At Lawrence Livermore, a first-of-its-kind supercomputer with expanded dynamic random access memory (DRAM) and persistent non-volatile memory (NVRAM) is being used to solve big data problems in areas such as business analytics and bioinformatics. In fact, bioinformatics scientist Jonathan Allen is using the new technology for a next-generation sequencing technique known as metagenomic sequencing. In his field, Allen is working on new methods to rapidly detect and characterize pathogenic organisms, such as viruses and bacteria, in a biological sample.
To that end, Allen’s team is developing scalable analysis tools that can be used to compare short genetic fragments in a query dataset to a large searchable index of genomes. With the resulting information, he can make determinations about the potential threat an organism poses to human health. Traditional technologies make it difficult to rapidly search a database of reference genomes, but with the unique capabilities of Livermore’s supercomputer, Allen and his team are able to store large reference databases of genomes and execute expansive analyses with higher resolution. The technology allows his team to process hundreds of samples in a short amount of time—a marked improvement over the much slower speed and smaller storage capacity of a traditional desktop.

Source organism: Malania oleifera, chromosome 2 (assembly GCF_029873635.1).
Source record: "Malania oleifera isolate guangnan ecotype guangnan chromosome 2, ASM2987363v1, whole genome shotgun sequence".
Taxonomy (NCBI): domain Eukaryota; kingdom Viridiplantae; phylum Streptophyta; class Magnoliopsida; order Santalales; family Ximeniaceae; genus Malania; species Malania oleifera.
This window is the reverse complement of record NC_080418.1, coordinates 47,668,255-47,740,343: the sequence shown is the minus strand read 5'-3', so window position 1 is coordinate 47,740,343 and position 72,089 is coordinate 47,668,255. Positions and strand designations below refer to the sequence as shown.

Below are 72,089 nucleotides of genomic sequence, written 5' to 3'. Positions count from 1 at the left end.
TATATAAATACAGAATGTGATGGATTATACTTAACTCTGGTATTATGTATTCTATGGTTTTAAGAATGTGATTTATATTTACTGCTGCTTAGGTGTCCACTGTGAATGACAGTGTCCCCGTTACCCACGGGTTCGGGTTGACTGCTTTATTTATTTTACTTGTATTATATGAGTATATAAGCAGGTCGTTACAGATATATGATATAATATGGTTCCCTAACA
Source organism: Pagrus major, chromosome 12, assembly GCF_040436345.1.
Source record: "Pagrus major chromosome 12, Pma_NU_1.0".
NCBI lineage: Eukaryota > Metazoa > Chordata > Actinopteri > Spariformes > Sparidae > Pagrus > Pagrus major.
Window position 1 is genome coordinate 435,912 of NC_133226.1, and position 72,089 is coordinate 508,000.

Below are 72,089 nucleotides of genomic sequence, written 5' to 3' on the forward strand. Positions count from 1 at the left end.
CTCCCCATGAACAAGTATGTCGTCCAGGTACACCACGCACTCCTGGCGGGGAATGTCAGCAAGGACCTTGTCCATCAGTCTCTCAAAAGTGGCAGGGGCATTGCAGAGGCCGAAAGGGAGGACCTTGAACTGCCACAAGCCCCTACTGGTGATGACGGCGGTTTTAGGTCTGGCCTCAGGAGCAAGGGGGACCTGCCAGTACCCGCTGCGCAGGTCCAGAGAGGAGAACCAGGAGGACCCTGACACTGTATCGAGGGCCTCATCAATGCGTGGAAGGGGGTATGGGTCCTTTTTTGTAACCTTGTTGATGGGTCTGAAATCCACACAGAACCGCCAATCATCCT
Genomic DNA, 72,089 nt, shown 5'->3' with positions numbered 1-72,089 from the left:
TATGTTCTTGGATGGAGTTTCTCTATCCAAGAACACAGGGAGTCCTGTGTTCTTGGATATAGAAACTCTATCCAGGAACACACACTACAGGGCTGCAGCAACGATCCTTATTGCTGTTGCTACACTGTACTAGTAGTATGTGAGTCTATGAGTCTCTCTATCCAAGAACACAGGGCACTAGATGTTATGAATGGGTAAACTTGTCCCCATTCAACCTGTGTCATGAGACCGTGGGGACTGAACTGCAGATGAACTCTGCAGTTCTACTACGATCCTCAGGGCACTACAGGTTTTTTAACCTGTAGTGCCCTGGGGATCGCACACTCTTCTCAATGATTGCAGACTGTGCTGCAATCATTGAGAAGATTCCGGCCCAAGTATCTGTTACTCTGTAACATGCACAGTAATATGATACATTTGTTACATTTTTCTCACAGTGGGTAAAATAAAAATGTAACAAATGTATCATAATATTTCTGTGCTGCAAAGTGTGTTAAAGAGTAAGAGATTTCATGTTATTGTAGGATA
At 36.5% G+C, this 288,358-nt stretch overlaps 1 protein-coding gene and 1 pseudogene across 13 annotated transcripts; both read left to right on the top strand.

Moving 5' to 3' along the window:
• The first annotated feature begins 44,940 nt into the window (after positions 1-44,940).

You can read more about Livermore’s supercomputer here.